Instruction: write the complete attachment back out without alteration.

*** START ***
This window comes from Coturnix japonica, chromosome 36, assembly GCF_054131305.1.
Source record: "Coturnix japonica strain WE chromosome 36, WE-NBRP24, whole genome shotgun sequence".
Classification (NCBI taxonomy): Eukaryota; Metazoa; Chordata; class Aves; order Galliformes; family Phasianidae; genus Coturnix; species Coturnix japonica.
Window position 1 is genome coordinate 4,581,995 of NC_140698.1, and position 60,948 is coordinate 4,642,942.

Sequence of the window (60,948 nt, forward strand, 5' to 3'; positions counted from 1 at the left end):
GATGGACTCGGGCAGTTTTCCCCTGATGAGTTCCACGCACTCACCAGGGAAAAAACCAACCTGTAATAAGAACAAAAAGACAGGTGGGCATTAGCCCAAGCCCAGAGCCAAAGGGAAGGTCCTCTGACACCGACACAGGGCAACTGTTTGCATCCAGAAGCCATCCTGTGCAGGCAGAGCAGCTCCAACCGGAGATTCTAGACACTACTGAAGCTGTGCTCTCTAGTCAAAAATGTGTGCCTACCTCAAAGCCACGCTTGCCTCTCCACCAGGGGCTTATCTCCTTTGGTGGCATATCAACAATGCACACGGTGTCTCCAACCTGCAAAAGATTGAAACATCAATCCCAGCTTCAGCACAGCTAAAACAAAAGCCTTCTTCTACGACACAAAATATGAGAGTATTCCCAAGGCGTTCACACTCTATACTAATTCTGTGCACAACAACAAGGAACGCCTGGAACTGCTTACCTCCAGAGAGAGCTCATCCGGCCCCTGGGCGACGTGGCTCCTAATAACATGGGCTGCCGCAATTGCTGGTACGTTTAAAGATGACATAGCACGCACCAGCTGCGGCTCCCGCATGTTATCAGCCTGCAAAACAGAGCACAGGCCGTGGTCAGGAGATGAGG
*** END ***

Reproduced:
This window comes from Coturnix japonica, chromosome 36, assembly GCF_054131305.1.
Source record: "Coturnix japonica strain WE chromosome 36, WE-NBRP24, whole genome shotgun sequence".
Classification (NCBI taxonomy): Eukaryota; Metazoa; Chordata; class Aves; order Galliformes; family Phasianidae; genus Coturnix; species Coturnix japonica.
Window position 1 is genome coordinate 4,581,995 of NC_140698.1, and position 60,948 is coordinate 4,642,942.

Sequence of the window (60,948 nt, forward strand, 5' to 3'; positions counted from 1 at the left end):
GATGGACTCGGGCAGTTTTCCCCTGATGAGTTCCACGCACTCACCAGGGAAAAAACCAACCTGTAATAAGAACAAAAAGACAGGTGGGCATTAGCCCAAGCCCAGAGCCAAAGGGAAGGTCCTCTGACACCGACACAGGGCAACTGTTTGCATCCAGAAGCCATCCTGTGCAGGCAGAGCAGCTCCAACCGGAGATTCTAGACACTACTGAAGCTGTGCTCTCTAGTCAAAAATGTGTGCCTACCTCAAAGCCACGCTTGCCTCTCCACCAGGGGCTTATCTCCTTTGGTGGCATATCAACAATGCACACGGTGTCTCCAACCTGCAAAAGATTGAAACATCAATCCCAGCTTCAGCACAGCTAAAACAAAAGCCTTCTTCTACGACACAAAATATGAGAGTATTCCCAAGGCGTTCACACTCTATACTAATTCTGTGCACAACAACAAGGAACGCCTGGAACTGCTTACCTCCAGAGAGAGCTCATCCGGCCCCTGGGCGACGTGGCTCCTAATAACATGGGCTGCCGCAATTGCTGGTACGTTTAAAGATGACATAGCACGCACCAGCTGCGGCTCCCGCATGTTATCAGCCTGCAAAACAGAGCACAGGCCGTGGTCAGGAGATGAGG